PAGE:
At the event Greens will learn about municipal campaigns and volunteer
opportunities for 2007, including the campaign to bring Instant Runoff
Voting to St. Paul elections.  It will also be an opportunity for Greens
to bring forward new ideas for political opportunities and issues of
concern. Snacks and beverages will be served.

The Merriam Park public library is located at 1831 Marshall Avenue in St.
Paul, at the corner of Marshall Ave and Fairview Ave. It is conveniently
accessed by the 21 bus line. More information about the location can be
found at the library's website:

--------10 of 18--------

From: joel michael albers <joel [at]>
Subject: Uhcan-mn 3.06 7pm

UHCAN-MN meeting
Tuesday March 6, 2007, 7PM,
Walker Church basement, 3104 16th ave s (in Mpls, near Lake st. and
Bloomington ave).

Agenda items so far:

1. Welcome, intros, background

2. Sheldon Gitis (big thanks to): Media coverage from our Press Conference
w/ U of MN of our MN MD survey(which found broad support of single-payer
UHC). Here is the link to the study:

3.Joel Albers A broad-based network endorsing single-payer UHC IS forming
w/ MN Nurses Assoc. muscle behind it.

4.Ross Thompson, Greg Rudd: Editing sanat/joel HC Film, Everybody In,
Nobody Out

5.Stefanie Levy; Outreach/Ed to youth/student activists about HC reform

6.Jim Cohen, citizen activist and potential US senate candidate; position
on HC reform

7.John Schwarz Legislative update

8.Joel albers, Jan Arleth. Twin Cities Health Fund feasibility update Good
first step toward Single-Payer. People need help, can't depend on

Refreshments provided

--------11 of 18--------

From: Mizna <mizna-announce [at]>
Subject: Arab film fest 3.06 7pm

Mizna invites you to our Film Festival Preview Party on Tuesday!

Join us for a benefit and preview party to celebrate our upcoming Arab
Film Festival. We will be showing the Egyptian film, "Alexandria Why".
Winner of the Special Jury Prize at the Berlin International Film Festival
and directed by Youssef Chahine, it is considered a landmark of Arab
Cinema. "Alexandria...Why?" was widely banned in the Arab World at the
time of its release in 1978.

Prizes given away include certificates to area restaurants, film festival
passes, and more!

March 6, 2007 7:00 pm

The Red Room at the Loring Pasta Bar
327 14th Avenue SE Minneapolis, Minnesota
$10 suggested donation at the door.
Mizna is a forum for Arab American art.

--------12 of 18--------

From: Lydia Howell <lhowell [at]>
Subject: VenezCubaBolivia 3.06 7pm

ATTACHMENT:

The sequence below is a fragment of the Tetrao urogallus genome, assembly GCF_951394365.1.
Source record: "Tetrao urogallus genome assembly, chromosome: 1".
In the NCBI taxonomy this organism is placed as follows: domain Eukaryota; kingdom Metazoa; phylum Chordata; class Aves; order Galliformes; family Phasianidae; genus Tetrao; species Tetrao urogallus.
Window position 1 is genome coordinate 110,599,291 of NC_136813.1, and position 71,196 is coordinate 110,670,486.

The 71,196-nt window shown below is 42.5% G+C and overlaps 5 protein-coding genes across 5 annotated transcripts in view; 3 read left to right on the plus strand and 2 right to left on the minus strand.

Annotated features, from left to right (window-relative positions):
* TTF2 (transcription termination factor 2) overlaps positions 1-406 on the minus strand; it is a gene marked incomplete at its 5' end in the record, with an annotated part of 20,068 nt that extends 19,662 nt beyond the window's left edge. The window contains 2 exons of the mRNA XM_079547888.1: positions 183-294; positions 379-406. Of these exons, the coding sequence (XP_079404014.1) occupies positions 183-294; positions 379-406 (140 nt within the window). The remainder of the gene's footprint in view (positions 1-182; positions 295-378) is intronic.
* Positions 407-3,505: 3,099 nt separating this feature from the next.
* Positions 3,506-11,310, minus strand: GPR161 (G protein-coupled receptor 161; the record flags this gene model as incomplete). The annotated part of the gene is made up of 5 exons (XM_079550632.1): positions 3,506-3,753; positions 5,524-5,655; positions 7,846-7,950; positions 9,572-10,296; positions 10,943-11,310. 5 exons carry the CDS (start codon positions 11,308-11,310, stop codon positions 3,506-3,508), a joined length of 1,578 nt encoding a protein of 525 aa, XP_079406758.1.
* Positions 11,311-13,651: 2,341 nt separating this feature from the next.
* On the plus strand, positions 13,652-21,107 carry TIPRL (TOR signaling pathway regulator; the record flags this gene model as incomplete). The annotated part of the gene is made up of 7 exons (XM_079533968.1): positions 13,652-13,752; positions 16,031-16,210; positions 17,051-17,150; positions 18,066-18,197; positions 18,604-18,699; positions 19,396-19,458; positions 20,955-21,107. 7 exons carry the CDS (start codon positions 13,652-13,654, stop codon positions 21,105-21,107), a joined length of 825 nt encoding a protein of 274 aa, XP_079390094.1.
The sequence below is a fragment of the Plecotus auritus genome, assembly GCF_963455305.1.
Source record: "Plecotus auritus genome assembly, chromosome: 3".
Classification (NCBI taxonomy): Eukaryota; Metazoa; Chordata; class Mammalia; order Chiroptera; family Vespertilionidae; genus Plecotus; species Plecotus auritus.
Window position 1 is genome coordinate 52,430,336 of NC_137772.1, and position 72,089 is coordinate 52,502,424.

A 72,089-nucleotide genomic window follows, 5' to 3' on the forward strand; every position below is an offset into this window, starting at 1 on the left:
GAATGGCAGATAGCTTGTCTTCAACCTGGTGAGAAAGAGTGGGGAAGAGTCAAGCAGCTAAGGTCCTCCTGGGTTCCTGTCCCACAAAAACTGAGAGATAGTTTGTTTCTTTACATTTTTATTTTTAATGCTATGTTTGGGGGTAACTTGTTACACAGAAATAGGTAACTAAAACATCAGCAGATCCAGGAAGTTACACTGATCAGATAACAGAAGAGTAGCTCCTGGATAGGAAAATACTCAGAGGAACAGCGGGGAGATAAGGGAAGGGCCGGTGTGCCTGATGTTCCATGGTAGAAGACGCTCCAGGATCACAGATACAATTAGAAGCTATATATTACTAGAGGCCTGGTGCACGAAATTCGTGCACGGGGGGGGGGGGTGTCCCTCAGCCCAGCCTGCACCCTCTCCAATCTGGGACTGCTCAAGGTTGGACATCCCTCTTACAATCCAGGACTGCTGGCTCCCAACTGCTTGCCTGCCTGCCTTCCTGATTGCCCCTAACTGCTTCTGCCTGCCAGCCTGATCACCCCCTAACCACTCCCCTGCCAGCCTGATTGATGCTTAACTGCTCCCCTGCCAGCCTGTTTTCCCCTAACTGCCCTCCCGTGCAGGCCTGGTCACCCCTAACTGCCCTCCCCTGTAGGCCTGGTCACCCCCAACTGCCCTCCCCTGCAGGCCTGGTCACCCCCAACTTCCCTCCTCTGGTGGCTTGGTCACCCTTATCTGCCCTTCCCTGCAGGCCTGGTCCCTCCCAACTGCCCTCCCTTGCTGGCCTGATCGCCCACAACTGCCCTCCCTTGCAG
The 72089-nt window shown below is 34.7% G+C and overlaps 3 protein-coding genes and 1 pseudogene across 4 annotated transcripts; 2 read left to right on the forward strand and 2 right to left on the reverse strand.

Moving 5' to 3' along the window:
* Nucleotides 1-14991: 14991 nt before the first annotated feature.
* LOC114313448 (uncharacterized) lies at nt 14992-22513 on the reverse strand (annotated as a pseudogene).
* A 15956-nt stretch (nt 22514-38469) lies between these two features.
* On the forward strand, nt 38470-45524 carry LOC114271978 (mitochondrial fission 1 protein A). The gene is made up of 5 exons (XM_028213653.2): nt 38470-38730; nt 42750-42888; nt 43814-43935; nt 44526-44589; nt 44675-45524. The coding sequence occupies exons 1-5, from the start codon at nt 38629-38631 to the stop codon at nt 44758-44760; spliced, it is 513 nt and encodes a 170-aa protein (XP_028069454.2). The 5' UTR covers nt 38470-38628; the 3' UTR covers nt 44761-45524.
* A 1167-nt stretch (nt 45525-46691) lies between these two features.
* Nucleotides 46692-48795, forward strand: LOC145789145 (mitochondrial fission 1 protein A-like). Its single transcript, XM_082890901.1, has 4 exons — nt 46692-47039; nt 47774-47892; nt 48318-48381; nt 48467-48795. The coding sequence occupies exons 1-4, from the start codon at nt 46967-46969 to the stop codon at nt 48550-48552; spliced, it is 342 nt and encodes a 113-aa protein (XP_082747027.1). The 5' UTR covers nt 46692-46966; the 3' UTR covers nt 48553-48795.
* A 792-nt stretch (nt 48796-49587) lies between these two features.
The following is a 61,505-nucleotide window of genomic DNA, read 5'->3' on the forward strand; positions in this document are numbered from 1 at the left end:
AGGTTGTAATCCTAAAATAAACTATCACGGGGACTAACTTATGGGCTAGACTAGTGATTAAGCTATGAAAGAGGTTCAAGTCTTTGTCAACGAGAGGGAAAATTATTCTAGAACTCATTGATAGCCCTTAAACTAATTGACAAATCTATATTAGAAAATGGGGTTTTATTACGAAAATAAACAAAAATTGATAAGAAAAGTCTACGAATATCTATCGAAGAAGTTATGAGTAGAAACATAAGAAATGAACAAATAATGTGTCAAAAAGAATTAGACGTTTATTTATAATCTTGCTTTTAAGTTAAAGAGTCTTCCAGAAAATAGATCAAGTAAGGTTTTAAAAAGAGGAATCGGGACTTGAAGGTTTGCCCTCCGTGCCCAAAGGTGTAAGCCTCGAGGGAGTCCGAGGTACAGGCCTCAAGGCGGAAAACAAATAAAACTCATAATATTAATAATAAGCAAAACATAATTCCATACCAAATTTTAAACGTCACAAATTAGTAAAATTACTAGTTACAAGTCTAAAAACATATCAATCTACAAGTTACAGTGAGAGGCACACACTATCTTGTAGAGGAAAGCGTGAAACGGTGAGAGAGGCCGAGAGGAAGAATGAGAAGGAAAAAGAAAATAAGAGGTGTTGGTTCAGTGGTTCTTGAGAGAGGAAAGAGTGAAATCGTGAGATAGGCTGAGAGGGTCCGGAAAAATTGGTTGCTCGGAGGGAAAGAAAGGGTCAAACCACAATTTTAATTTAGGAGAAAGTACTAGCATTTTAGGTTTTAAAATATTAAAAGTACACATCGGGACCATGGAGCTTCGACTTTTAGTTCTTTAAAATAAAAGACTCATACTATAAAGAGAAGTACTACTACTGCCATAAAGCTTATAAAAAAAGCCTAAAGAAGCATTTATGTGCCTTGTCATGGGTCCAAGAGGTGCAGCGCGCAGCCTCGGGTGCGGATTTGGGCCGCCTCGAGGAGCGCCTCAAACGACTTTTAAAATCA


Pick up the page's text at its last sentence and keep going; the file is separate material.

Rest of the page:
TC Meeting on Venezuela,Cuba.Bolivia Solidarity

On April 7 in New York and Los Angeles national/international actions that
call for US Hands off of Venezuela, Cuba, Bolivia and Freedom for the
Cuban Five and Puerto Rican Political Prisones will take place.  The
organizing committee has proposed that a regional event should take place
in the Twin Cities on that date. See the link to the website below. The
Minnesota Cuba Committee would like to devote its regularly scheduled
meeting that night to a discussion about what might take place here.
Please attend to do so and let others know about this.

Date: March 6, 7pm; Location: Holy Trinity Lutheran Church, 31st Street
and 27th Ave. Minneapolis

In solidarity, August Nimtz MN Cuba Committee MNCuba [at]

--------13 of 18--------

From: Lydia Howell <lhowell [at]>
Subject: New Orleans arts 3.06 7:30pm

Sounds of Solidarity - A Tribute to the People of New Orleans
Tuesday, March 6
7:30 p.m. in Sundin Music Hall
Hamline University
1536 Hewitt Ave, St Paul, MN

This benefit is a melange of spoken work, hip hop, jazz, poetry, and a
short play by Tony Wilson '08. "Sounds of Solidarity" hopes to inspire,
educate, and activate as New Orleans rebuilds and revives. A sliding scale
donation of $4 or higher is requested to benefit Hamline students going to
New Orleans for hurricane relief work.

Sponsorship: The program is co-sponsored by the Graduate School of Liberal
Arts, College of Liberal Arts English and Sociology departments,
Residential Life, Student Activities and Leadership Development,
Commitment to Community and HEAT.

Service Learning Trips: The Community Service-Learning Investigation Trips
to New Orleans will send 57 students and staff to New Orleans for
hurricane relief work. They will work with Hands On New Orleans at First
Street United Methodist Church, Operation Reach at Xavier University,
United Methodist Committee on Relief, and Mary Queen, a Vietnam Church.
The CSI trips are organized through the Hamline University Office of
Service-Learning and Volunteerism. For info, 651 523 2483

--------14 of 18--------

From: David Strand <mncivil [at]>
Subject: AIDS action day 3.06

AIDS Action Day 2007
Education. Advocacy. Visibility.

AIDS Action Day is an opportunity for you to meet with your state
legislators to educate them about HIV and to advocate for specific

AIDS Action Day is on Tuesday, March 6, at the State Capitol. Join HIV
advocates from around the state to support honest HIV prevention and to
stop HIV.  Where will you be on March 6? We need you at the Capitol!

Register for AIDS Action Day TODAY!

For more information:

--------15 of 18--------

Sen. Clinton and Corporate America
Hillary, Inc.
March 3 / 4, 2007

Just as the Democrats could never seem to get a handle on Ronald Reagan in
his sixteen years as Governor of California and President, the Republicans
cannot get a handle on Senator Hillary Rodham Clinton.